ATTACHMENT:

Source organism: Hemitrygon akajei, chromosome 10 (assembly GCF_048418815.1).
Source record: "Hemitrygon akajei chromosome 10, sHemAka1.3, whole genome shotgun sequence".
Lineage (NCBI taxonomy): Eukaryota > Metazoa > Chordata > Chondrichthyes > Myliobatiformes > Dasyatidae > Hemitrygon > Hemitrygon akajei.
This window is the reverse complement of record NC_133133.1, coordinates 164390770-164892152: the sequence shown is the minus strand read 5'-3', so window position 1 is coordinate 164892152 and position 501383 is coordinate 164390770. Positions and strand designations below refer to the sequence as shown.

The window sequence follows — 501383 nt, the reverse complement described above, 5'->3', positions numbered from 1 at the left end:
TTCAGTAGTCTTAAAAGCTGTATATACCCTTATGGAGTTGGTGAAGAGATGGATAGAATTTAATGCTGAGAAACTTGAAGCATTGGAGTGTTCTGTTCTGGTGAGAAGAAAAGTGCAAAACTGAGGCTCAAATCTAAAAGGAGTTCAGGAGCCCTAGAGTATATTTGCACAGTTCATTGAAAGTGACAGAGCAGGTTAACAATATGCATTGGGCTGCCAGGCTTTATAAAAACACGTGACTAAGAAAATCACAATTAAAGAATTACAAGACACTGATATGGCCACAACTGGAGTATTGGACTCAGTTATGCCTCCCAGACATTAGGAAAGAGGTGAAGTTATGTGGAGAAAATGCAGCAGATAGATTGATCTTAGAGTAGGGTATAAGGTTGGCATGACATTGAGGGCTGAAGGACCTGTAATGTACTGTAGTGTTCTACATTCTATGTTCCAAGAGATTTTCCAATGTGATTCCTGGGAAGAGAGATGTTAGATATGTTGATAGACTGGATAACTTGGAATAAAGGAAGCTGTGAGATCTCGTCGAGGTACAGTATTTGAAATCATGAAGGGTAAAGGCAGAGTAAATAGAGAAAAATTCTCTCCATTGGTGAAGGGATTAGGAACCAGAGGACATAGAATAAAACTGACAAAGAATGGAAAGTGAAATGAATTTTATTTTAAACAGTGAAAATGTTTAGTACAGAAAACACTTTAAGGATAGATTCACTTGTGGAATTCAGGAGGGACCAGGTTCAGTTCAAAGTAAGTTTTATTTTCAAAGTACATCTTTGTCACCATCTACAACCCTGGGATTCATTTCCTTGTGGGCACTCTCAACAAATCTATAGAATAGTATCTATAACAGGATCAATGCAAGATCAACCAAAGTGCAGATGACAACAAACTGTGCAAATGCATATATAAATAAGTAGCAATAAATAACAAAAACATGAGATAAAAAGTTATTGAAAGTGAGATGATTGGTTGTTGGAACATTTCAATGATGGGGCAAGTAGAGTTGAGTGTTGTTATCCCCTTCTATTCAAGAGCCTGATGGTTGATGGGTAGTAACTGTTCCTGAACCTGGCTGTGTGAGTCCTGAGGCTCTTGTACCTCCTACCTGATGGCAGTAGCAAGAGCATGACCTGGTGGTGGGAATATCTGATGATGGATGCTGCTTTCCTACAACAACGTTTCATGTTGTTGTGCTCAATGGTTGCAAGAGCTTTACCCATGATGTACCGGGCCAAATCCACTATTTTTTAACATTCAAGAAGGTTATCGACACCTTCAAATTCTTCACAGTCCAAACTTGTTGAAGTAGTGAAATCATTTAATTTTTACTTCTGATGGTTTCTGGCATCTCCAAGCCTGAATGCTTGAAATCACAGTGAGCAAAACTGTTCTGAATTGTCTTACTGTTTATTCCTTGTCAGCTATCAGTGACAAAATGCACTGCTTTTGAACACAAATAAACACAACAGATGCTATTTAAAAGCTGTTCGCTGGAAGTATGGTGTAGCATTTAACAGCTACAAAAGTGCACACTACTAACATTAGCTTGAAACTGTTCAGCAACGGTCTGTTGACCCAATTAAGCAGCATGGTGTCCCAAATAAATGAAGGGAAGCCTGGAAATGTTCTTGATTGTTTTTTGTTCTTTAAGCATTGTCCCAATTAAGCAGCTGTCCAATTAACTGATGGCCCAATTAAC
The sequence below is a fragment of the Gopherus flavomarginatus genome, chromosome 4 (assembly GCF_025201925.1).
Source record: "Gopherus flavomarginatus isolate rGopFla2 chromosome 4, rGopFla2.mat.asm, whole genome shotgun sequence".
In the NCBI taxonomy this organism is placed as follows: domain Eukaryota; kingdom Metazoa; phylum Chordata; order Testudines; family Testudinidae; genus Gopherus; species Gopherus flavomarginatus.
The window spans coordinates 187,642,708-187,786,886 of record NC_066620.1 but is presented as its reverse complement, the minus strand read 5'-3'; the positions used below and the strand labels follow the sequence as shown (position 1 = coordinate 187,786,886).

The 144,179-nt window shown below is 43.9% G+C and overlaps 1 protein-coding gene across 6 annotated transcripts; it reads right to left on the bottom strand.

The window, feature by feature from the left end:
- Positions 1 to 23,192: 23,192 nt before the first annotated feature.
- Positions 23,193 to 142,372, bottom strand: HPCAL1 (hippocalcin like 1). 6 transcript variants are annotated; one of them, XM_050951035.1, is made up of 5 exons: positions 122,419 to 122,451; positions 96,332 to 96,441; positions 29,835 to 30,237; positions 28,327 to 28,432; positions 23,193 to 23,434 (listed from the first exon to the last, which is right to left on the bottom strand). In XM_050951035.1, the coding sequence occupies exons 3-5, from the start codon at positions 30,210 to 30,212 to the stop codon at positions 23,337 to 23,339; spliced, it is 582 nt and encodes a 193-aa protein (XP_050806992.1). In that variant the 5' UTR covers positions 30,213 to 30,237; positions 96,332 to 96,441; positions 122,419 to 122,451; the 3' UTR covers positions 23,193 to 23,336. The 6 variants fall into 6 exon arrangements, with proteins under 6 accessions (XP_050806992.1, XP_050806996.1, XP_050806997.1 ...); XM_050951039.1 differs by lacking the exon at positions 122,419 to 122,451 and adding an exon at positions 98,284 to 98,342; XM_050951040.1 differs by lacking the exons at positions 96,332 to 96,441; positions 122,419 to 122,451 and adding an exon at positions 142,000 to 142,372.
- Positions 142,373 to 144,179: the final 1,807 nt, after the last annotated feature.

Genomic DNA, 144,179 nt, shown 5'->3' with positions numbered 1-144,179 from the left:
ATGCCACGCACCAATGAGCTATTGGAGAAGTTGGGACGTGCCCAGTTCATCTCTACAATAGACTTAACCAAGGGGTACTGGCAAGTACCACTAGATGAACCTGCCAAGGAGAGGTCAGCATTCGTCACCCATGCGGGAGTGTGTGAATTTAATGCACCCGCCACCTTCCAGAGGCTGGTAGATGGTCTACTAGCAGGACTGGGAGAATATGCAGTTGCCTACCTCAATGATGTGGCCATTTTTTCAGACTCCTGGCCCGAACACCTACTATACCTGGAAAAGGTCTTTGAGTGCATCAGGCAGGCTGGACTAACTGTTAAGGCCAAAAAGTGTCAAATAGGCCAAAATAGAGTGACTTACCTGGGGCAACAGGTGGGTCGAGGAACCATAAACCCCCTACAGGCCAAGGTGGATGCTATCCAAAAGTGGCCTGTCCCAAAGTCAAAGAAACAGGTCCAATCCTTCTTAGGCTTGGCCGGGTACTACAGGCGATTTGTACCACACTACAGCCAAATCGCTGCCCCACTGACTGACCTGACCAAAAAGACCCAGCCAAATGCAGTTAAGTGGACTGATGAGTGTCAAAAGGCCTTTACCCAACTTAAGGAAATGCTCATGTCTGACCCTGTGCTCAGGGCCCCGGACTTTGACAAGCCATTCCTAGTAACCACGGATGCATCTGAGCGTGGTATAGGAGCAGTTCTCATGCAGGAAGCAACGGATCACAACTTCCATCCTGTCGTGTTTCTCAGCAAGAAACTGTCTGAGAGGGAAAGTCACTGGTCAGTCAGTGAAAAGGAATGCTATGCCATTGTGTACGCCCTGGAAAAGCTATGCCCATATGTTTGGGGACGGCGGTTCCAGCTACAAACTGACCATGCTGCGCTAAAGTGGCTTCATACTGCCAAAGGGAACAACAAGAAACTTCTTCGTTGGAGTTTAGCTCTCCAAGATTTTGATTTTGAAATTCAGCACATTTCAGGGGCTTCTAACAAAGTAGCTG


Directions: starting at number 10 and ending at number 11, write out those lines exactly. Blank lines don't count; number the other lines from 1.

The window spans coordinates 187,642,708-187,786,886 of record NC_066620.1 but is presented as its reverse complement, the minus strand read 5'-3'; the positions used below and the strand labels follow the sequence as shown (position 1 = coordinate 187,786,886).

The 144,179-nt window shown below is 43.9% G+C and overlaps 1 protein-coding gene across 6 annotated transcripts; it reads right to left on the bottom strand.